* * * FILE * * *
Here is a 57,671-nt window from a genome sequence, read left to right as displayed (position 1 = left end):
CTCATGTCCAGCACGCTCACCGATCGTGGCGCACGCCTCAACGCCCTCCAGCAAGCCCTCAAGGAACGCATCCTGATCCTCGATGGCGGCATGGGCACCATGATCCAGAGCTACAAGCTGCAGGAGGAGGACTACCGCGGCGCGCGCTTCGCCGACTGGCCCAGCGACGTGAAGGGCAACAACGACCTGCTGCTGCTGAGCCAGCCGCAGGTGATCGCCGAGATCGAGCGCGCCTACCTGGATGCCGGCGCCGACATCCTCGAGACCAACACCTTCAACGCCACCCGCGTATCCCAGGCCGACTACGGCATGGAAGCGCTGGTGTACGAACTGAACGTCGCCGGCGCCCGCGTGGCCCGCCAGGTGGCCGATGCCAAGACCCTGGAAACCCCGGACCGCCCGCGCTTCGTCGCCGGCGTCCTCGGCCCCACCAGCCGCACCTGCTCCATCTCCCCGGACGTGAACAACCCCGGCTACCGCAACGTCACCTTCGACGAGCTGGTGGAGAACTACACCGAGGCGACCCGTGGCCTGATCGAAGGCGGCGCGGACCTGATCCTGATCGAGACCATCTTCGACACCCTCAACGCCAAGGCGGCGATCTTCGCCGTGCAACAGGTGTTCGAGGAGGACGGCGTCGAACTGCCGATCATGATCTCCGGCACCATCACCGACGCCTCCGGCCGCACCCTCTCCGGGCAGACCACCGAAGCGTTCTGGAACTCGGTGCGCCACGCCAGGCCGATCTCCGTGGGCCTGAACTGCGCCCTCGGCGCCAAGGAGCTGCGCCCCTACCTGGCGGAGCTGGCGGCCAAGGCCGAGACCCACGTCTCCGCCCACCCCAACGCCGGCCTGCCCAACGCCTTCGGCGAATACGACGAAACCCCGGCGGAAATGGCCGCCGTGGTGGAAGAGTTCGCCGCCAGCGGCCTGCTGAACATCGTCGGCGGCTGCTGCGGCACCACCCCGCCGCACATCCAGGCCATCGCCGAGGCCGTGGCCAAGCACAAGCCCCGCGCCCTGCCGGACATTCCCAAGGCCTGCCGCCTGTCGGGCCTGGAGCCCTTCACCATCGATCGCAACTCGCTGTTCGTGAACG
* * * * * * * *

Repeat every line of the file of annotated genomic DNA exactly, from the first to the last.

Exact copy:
Here is a 57,671-nt window from a genome sequence, read left to right as displayed (position 1 = left end):
CTCATGTCCAGCACGCTCACCGATCGTGGCGCACGCCTCAACGCCCTCCAGCAAGCCCTCAAGGAACGCATCCTGATCCTCGATGGCGGCATGGGCACCATGATCCAGAGCTACAAGCTGCAGGAGGAGGACTACCGCGGCGCGCGCTTCGCCGACTGGCCCAGCGACGTGAAGGGCAACAACGACCTGCTGCTGCTGAGCCAGCCGCAGGTGATCGCCGAGATCGAGCGCGCCTACCTGGATGCCGGCGCCGACATCCTCGAGACCAACACCTTCAACGCCACCCGCGTATCCCAGGCCGACTACGGCATGGAAGCGCTGGTGTACGAACTGAACGTCGCCGGCGCCCGCGTGGCCCGCCAGGTGGCCGATGCCAAGACCCTGGAAACCCCGGACCGCCCGCGCTTCGTCGCCGGCGTCCTCGGCCCCACCAGCCGCACCTGCTCCATCTCCCCGGACGTGAACAACCCCGGCTACCGCAACGTCACCTTCGACGAGCTGGTGGAGAACTACACCGAGGCGACCCGTGGCCTGATCGAAGGCGGCGCGGACCTGATCCTGATCGAGACCATCTTCGACACCCTCAACGCCAAGGCGGCGATCTTCGCCGTGCAACAGGTGTTCGAGGAGGACGGCGTCGAACTGCCGATCATGATCTCCGGCACCATCACCGACGCCTCCGGCCGCACCCTCTCCGGGCAGACCACCGAAGCGTTCTGGAACTCGGTGCGCCACGCCAGGCCGATCTCCGTGGGCCTGAACTGCGCCCTCGGCGCCAAGGAGCTGCGCCCCTACCTGGCGGAGCTGGCGGCCAAGGCCGAGACCCACGTCTCCGCCCACCCCAACGCCGGCCTGCCCAACGCCTTCGGCGAATACGACGAAACCCCGGCGGAAATGGCCGCCGTGGTGGAAGAGTTCGCCGCCAGCGGCCTGCTGAACATCGTCGGCGGCTGCTGCGGCACCACCCCGCCGCACATCCAGGCCATCGCCGAGGCCGTGGCCAAGCACAAGCCCCGCGCCCTGCCGGACATTCCCAAGGCCTGCCGCCTGTCGGGCCTGGAGCCCTTCACCATCGATCGCAACTCGCTGTTCGTGAACG